7. Power of Volition: Intelligence, as embodied in man, is also conscious of the power, within certain limitations, to will, and to perform what he wills to do: To rise up, to sit down; to raise his arm, to let it fall; to walk, to run, to stand; to go to Paris, to Berlin, or to Egypt; to write a book, to build a house, to found a hospital; to control largely his actions, physical and moral; he can be sober or drunken; chaste, or a libertine; benevolent or selfish; honest or a rogue. Having deliberated upon this and that and having formed a judgment that one thing is better than another, or that one condition is better than another, he has power to choose between them and can determine to give his aid to this and withhold it from that. So that volition, within certain limitations at least, seems also to be a quality of Intelligence.[A] It is of course possible to conceive of Intelligence and its necessarily attendant consciousness, existing without volition; but Intelligence so conceived is shorn of its glory, since under such conditions it can make no use whatsoever of its powers. Its very thinking would be chaotic; its consciousness distressing. If active at all its actions would be without purpose and as chaotic as its thinking would be, unless it could be thought of as both thinking and acting as directed by an intelligent, purposeful will external to itself: which would still leave the Intelligence a mere automaton, without dignity or moral quality, or even intellectual value.[B] I therefore conclude that while it is possible to conceive of Intelligence with its necessarily attendant consciousness as without volition, still, so far as we are acquainted with Intelligence, as manifested through men, volition—sometimes named soul-freedom or free-agency is a quality that within certain limitations, attends upon Intelligences and may be an inherent quality of Intelligence, a necessary attribute of its very essence, as much so as is consciousness itself.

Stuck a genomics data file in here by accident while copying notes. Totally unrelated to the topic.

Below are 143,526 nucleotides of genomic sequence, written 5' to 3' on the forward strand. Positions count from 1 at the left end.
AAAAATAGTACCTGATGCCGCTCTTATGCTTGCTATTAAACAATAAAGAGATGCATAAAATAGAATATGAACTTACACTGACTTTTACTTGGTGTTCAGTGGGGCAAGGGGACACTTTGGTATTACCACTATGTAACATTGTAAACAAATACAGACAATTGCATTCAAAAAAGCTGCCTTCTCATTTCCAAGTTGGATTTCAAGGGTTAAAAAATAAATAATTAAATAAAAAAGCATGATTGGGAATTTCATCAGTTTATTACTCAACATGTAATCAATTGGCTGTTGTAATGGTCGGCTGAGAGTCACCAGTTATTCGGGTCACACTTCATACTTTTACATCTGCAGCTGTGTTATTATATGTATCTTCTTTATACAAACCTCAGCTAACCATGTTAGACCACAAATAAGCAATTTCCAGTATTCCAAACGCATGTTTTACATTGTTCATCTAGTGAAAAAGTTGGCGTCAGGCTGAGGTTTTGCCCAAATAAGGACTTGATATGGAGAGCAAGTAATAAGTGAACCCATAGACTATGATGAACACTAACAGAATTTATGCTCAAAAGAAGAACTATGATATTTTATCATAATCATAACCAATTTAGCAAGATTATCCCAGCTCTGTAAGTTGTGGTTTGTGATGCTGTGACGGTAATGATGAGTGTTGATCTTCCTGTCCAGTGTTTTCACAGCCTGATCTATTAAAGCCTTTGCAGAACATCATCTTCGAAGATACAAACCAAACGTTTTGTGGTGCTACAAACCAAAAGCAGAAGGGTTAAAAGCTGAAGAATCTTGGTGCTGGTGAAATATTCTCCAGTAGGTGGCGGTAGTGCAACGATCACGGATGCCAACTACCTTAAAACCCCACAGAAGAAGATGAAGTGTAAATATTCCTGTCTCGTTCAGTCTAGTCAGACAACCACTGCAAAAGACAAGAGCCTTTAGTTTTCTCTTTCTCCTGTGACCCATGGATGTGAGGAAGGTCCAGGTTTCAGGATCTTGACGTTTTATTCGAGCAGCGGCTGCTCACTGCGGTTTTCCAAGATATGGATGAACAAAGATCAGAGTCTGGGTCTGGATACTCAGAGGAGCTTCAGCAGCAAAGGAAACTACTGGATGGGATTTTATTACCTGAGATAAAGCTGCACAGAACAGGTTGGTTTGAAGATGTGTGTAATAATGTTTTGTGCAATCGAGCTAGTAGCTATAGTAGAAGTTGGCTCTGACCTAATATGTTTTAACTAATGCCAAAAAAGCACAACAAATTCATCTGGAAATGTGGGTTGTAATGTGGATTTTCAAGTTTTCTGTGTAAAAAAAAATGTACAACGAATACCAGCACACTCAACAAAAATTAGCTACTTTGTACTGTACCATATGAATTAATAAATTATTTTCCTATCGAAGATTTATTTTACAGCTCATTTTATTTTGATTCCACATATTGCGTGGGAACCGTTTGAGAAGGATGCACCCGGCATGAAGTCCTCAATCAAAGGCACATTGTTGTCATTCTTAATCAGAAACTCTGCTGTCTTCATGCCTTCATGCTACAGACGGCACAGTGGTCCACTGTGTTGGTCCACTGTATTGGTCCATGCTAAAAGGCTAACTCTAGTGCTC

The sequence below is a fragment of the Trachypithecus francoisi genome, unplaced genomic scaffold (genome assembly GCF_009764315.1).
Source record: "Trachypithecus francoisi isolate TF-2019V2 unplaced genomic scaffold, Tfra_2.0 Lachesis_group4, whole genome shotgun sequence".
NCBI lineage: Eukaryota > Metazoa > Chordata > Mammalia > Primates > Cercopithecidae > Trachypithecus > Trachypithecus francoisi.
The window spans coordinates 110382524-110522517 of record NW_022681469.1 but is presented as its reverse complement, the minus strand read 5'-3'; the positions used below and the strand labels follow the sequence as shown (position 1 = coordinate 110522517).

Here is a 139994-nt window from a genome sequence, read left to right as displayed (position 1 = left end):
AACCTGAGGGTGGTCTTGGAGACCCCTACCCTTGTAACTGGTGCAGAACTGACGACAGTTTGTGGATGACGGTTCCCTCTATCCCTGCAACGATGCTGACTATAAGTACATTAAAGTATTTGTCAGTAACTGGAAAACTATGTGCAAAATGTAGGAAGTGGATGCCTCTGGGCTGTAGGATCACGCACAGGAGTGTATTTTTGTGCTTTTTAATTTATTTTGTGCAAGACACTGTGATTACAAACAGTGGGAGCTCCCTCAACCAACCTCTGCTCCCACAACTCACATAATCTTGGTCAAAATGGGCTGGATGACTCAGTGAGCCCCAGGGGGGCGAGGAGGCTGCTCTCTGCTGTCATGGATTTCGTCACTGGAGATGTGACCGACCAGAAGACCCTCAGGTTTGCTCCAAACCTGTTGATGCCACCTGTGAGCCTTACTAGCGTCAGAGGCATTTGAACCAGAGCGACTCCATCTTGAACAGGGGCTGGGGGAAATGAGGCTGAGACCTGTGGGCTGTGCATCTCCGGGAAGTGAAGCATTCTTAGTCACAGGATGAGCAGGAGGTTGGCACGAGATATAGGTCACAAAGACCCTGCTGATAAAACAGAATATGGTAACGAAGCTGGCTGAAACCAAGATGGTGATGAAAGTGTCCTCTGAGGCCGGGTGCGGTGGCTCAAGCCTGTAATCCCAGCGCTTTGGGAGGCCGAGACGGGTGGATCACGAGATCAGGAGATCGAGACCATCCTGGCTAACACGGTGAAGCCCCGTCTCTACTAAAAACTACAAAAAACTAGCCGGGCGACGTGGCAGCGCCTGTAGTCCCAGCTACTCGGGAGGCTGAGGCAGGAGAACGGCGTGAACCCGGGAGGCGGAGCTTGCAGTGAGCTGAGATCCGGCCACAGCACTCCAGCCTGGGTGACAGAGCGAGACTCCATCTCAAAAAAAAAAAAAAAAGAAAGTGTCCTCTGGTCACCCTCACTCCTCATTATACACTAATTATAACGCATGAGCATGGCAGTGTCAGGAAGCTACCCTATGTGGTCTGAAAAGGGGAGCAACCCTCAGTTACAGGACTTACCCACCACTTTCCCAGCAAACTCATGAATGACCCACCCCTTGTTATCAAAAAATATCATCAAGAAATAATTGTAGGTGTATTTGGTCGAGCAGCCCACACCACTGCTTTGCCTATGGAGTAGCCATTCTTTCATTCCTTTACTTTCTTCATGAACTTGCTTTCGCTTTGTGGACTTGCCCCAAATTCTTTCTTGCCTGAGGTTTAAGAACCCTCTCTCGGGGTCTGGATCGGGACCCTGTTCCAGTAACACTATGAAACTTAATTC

[Footnote A: Seventy's Second Year Book, Lesson I and IV.]

[Footnote B:

  "Freedom and reason make us men,
  Take these away, what are we then?
  Mere animals, and just as well
  The beasts may think of heaven or hell."
       —"Latter-day Saints' Hymn Book," p. 263.]

8. Recapitulation: We have found, then,

1. That Intelligences are eternal—self-existing intelligent entities;

2. That they are called Intelligences because intelligence is their chief characteristic;

3. That being intelligent consciousness is in them a necessary quality;

4. That they are both self-conscious, and conscious of an external universe not self;

5. That Intelligences have the power to generalize—to rise from the contemplation of the particular to the general, from the individual to universal;

6. That Intelligences can perceive the existence of certain a priori principles that are incontrovertible—necessary truths—which form a basis of knowledge;